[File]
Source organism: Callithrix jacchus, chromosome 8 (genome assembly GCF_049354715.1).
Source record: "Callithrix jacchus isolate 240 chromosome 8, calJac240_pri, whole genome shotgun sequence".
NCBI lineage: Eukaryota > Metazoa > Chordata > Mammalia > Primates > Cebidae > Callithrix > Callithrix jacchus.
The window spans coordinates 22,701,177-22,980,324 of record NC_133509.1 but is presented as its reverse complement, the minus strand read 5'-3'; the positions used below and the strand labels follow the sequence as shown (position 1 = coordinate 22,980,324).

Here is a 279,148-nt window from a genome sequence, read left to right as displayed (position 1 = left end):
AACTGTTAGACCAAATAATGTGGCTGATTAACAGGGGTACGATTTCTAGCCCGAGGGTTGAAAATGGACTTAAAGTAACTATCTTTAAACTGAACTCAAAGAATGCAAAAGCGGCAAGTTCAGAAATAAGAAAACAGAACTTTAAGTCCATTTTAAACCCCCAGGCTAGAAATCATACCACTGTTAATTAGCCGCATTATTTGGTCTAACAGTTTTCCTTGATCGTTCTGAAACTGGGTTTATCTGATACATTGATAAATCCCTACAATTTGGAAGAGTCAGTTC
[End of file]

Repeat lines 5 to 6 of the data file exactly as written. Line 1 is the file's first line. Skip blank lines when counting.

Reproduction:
Here is a 279,148-nt window from a genome sequence, read left to right as displayed (position 1 = left end):
AACTGTTAGACCAAATAATGTGGCTGATTAACAGGGGTACGATTTCTAGCCCGAGGGTTGAAAATGGACTTAAAGTAACTATCTTTAAACTGAACTCAAAGAATGCAAAAGCGGCAAGTTCAGAAATAAGAAAACAGAACTTTAAGTCCATTTTAAACCCCCAGGCTAGAAATCATACCACTGTTAATTAGCCGCATTATTTGGTCTAACAGTTTTCCTTGATCGTTCTGAAACTGGGTTTATCTGATACATTGATAAATCCCTACAATTTGGAAGAGTCAGTTC